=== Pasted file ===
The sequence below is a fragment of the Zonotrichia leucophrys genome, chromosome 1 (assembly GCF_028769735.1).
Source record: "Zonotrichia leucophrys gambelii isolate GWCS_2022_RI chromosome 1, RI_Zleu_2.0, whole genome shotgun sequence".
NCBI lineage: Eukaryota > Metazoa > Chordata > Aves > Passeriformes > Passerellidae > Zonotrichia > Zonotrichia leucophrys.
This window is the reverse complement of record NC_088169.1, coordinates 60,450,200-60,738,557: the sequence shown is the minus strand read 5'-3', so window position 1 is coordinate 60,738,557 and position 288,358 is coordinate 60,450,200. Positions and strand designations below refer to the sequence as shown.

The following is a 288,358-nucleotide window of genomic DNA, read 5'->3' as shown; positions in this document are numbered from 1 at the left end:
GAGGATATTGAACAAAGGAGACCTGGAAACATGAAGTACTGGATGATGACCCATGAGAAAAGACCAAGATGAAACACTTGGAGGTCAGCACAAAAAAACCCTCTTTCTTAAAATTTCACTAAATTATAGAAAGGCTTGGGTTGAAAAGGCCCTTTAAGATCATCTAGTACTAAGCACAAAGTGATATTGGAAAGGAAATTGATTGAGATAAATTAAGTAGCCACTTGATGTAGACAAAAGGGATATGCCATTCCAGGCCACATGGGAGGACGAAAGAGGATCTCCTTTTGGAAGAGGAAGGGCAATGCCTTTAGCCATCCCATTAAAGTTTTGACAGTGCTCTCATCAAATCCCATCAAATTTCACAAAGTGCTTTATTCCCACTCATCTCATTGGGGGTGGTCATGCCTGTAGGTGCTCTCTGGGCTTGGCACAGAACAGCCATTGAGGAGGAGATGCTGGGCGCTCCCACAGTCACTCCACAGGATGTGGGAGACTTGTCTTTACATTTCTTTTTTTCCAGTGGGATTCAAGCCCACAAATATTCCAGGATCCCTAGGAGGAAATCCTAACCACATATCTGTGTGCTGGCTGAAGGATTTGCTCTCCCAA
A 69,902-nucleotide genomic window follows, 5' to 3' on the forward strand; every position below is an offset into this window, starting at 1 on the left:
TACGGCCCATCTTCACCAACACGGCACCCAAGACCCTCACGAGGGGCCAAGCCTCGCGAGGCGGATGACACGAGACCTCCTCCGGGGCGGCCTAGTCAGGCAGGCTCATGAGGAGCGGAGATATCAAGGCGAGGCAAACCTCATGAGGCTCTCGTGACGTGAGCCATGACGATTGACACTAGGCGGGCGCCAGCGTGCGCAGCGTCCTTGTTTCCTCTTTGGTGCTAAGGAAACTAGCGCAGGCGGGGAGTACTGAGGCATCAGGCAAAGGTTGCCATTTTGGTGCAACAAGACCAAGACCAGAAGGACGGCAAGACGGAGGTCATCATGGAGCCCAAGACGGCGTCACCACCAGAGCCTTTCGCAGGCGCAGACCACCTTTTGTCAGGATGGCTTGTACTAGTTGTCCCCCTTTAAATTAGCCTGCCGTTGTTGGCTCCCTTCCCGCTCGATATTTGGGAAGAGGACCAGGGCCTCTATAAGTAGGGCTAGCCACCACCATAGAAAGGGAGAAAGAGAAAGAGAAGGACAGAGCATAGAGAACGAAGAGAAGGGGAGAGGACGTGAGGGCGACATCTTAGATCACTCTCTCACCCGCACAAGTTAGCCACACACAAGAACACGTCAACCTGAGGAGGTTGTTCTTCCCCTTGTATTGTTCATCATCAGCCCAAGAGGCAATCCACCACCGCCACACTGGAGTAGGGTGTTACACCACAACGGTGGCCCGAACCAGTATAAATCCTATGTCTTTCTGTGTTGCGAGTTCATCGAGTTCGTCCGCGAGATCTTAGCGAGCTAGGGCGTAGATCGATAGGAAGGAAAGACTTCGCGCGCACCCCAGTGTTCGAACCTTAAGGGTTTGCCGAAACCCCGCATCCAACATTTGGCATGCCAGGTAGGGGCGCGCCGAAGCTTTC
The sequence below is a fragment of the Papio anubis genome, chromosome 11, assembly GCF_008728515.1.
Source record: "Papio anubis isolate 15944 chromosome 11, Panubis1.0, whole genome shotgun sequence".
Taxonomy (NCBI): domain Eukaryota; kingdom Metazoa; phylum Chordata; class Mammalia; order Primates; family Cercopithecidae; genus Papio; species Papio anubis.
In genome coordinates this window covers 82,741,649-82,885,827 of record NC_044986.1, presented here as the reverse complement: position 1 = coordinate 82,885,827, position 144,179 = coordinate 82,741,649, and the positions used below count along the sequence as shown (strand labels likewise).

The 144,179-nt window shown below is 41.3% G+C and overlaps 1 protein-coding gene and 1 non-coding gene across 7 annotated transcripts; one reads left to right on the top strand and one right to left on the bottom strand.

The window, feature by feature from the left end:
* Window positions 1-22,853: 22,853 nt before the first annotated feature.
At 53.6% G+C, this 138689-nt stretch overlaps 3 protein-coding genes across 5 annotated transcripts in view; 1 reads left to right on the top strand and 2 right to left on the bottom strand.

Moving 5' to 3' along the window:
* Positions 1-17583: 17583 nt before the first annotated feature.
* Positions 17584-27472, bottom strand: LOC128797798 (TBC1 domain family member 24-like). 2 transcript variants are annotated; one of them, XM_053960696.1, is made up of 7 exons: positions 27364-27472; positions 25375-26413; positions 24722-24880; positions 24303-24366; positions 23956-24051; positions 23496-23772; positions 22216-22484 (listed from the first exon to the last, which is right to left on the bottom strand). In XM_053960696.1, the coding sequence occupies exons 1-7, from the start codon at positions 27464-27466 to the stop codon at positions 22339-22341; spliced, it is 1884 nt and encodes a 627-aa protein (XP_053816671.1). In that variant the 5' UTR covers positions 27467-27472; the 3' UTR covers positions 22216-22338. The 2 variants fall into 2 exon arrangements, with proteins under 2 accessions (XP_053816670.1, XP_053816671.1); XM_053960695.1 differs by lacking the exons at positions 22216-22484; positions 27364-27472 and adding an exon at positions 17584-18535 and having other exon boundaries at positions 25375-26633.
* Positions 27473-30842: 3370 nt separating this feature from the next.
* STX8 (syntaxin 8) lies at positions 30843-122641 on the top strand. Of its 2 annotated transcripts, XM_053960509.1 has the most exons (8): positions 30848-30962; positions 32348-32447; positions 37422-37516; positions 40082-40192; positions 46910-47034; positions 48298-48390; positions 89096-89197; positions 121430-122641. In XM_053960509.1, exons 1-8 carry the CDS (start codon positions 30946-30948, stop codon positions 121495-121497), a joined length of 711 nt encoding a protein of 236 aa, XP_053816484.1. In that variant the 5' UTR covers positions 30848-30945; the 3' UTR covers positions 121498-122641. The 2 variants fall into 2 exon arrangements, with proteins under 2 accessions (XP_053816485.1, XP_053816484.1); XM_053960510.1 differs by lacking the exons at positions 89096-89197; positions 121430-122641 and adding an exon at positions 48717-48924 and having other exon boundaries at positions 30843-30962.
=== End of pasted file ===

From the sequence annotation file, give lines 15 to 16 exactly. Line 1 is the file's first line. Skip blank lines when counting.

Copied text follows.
* Window positions 1-22,853: 22,853 nt before the first annotated feature.
At 53.6% G+C, this 138689-nt stretch overlaps 3 protein-coding genes across 5 annotated transcripts in view; 1 reads left to right on the top strand and 2 right to left on the bottom strand.